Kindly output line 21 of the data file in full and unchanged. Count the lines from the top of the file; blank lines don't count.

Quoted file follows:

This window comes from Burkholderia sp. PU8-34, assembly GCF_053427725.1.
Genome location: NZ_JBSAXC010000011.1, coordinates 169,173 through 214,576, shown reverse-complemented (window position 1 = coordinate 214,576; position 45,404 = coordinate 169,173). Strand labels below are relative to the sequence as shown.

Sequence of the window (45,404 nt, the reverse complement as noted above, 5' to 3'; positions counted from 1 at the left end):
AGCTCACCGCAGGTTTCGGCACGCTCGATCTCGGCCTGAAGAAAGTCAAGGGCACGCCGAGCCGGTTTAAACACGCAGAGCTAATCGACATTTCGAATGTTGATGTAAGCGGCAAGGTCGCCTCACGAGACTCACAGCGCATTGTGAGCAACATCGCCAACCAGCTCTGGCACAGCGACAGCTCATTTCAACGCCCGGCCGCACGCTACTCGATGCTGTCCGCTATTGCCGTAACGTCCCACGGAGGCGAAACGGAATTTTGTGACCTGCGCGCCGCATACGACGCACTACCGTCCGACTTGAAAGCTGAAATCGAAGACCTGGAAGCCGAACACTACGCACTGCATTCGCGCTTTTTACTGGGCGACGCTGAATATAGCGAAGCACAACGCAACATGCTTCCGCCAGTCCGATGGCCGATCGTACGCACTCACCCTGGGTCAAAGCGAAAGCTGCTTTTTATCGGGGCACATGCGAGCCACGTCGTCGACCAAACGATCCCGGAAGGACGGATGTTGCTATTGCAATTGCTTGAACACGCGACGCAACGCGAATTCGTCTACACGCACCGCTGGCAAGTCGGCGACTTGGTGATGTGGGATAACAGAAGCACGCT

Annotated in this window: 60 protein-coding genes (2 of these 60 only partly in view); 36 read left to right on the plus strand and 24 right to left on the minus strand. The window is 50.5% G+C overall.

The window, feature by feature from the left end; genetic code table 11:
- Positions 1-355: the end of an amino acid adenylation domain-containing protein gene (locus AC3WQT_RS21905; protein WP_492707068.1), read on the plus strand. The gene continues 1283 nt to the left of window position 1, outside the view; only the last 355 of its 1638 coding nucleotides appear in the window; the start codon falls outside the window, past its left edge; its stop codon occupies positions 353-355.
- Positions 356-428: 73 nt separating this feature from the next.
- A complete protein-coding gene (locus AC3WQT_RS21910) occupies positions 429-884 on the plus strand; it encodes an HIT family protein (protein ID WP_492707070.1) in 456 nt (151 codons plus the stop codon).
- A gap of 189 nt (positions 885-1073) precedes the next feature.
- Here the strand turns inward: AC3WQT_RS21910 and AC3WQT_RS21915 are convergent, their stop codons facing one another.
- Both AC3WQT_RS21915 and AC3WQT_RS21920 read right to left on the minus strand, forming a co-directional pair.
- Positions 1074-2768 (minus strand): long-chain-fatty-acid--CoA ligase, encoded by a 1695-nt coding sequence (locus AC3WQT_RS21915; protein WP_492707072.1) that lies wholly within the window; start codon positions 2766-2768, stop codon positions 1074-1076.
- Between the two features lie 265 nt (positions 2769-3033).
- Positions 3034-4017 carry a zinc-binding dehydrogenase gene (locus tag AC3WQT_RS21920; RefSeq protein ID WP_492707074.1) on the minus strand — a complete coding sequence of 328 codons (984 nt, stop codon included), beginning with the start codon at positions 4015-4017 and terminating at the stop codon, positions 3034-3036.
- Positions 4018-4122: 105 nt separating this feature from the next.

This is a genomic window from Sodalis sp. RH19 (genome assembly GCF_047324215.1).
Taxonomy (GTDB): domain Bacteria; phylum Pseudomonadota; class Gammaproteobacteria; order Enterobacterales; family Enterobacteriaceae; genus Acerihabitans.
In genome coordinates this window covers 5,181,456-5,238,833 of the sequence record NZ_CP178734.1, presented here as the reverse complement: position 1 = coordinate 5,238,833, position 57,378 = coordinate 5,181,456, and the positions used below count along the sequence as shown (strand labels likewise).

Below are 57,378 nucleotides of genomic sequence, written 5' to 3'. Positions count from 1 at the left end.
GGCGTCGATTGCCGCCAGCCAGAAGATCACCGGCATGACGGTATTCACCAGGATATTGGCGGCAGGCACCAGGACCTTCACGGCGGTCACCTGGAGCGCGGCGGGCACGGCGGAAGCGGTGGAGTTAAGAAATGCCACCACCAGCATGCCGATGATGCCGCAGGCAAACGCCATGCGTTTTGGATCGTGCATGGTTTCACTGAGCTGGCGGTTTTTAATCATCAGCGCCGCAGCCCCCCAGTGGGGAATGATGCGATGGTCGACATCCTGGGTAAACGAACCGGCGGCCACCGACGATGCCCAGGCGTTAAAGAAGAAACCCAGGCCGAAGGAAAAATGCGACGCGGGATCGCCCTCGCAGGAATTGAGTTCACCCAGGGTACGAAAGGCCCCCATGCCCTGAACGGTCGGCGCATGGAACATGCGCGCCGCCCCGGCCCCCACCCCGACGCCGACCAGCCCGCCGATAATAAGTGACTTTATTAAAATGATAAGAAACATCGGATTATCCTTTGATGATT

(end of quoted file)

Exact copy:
GGCGTCGATTGCCGCCAGCCAGAAGATCACCGGCATGACGGTATTCACCAGGATATTGGCGGCAGGCACCAGGACCTTCACGGCGGTCACCTGGAGCGCGGCGGGCACGGCGGAAGCGGTGGAGTTAAGAAATGCCACCACCAGCATGCCGATGATGCCGCAGGCAAACGCCATGCGTTTTGGATCGTGCATGGTTTCACTGAGCTGGCGGTTTTTAATCATCAGCGCCGCAGCCCCCCAGTGGGGAATGATGCGATGGTCGACATCCTGGGTAAACGAACCGGCGGCCACCGACGATGCCCAGGCGTTAAAGAAGAAACCCAGGCCGAAGGAAAAATGCGACGCGGGATCGCCCTCGCAGGAATTGAGTTCACCCAGGGTACGAAAGGCCCCCATGCCCTGAACGGTCGGCGCATGGAACATGCGCGCCGCCCCGGCCCCCACCCCGACGCCGACCAGCCCGCCGATAATAAGTGACTTTATTAAAATGATAAGAAACATCGGATTATCCTTTGATGATT